“Talking isn’t teaching.” It’s a well-known maxim among educators for a reason: it’s absolutely true. And you’ve witnessed this first-hand if you’ve ever had a professor who was highly respected in her field yet nevertheless couldn’t communicate the material in which she was an expert. Or a teacher published time and again, whose name was well known among his colleagues, yet could hardly establish any semblance of a discourse with his own students. It certainly happens in the classroom. And it can happen on the football field, too.
An assistant coach can have all the experience in the world. Rings as a former player, accolades as a coach, be they high school, collegiate, or professional. Yet if that coach cannot effectively impart the nuances of the position he’s coaching, if he cannot forge real relationships with his players, the depths of his knowledge may never be fathomed by those in his charge.
We caught up with a couple of Florida State assistant coaches to see how they approached their roles as teachers. Running backs and special teams coach Jay Graham weighed in on customizing his approach to each player:
I think every kid has to be coached on an individual basis. Just depends on what you have to do to help them understand the process. I think that’s my coaching style. I like to teach them, I like to teach them about life and how it relates to football, how it relates to effort and how to carry that over on both sides on and off the field. I’m not a big yeller, but I talk loud. I think it’s important that they know I’m going to be consistent everyday.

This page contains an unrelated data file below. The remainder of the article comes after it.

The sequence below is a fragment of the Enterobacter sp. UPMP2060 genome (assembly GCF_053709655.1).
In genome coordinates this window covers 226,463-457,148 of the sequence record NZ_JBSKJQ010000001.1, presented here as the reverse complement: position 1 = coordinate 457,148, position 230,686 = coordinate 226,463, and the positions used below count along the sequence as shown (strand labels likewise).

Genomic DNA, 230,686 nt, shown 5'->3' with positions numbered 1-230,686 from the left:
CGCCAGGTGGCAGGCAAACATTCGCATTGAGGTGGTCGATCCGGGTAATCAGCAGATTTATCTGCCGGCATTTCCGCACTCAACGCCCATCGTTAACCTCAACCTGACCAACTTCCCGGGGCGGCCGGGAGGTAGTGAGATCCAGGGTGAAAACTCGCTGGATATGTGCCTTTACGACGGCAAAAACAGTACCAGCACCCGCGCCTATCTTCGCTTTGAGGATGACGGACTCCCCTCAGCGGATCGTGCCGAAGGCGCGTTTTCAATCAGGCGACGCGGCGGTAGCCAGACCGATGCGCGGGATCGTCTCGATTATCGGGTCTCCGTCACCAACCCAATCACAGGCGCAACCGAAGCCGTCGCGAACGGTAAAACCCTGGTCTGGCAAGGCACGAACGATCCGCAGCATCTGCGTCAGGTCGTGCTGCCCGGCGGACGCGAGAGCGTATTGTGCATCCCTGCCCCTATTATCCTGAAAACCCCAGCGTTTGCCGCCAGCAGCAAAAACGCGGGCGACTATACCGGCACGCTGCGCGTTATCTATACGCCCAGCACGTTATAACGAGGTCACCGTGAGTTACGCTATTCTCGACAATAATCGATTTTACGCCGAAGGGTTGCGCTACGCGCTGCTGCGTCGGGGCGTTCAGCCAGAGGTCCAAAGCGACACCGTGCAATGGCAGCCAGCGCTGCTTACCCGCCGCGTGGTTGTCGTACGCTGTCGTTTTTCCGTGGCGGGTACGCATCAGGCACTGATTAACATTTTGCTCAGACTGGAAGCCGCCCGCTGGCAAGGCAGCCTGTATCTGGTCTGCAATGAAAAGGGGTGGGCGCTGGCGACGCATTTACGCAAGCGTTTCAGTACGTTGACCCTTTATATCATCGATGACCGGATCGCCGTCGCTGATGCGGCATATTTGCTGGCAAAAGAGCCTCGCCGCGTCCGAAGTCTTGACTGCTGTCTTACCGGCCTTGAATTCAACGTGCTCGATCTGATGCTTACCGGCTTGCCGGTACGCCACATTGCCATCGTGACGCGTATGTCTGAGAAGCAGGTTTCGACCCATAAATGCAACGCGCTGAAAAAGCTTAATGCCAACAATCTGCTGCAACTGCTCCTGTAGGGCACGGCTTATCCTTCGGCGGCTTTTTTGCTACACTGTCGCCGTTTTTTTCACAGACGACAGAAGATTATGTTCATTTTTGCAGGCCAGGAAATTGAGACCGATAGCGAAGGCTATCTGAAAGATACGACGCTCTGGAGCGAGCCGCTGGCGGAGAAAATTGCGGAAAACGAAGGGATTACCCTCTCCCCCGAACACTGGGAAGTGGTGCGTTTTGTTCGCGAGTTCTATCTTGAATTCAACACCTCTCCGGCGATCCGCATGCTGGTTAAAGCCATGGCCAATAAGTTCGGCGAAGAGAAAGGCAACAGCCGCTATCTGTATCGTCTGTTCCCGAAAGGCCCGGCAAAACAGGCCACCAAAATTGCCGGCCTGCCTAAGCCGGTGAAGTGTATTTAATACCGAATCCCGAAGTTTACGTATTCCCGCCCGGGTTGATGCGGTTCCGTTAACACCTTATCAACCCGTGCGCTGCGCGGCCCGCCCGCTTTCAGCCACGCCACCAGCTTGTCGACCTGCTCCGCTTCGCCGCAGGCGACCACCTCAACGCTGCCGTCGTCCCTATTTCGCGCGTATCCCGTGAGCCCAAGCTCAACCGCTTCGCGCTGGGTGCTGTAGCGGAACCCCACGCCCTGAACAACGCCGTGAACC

There are a few things to really like about Graham’s statement. First, his recognition of different players’ respective learning styles is key, especially given his profession’s typical stereotype of being one populated by hard-nosed, old-school, and downright stubborn men. Just because something has always been done one way does not mean that that method is the best— that’s a logical fallacy known as appealing to antiquity. Graham’s response shows that he’s accepted newer pedagogical studies about varied learning styles.
I ask a lot of questions. In the meeting rooms, some guys need to have questions fired at them. All of them do, but some guys need more. Some guys need help on an individual basis, some guys need more reps in practice. It’s a lot of evaluating guys and figuring out exactly what they need to do to go and be successful.
Graham is evidently a big fan of the Socratic method— continually probing not just for the what and how, but the why. This is of particular importance within the confines of JImbo Fisher’s complex offense, and it’s at the heart of why you’ll hear Fisher discuss conceptual learning quite frequently.
You can also see some specifics as to how Graham caters to different learning styles. Some need the interrogative back-and-forth. Others require hands-on, tactile learning via more reps. We all process information somewhat differently, whether it’s picking up blitzes or Bukowski.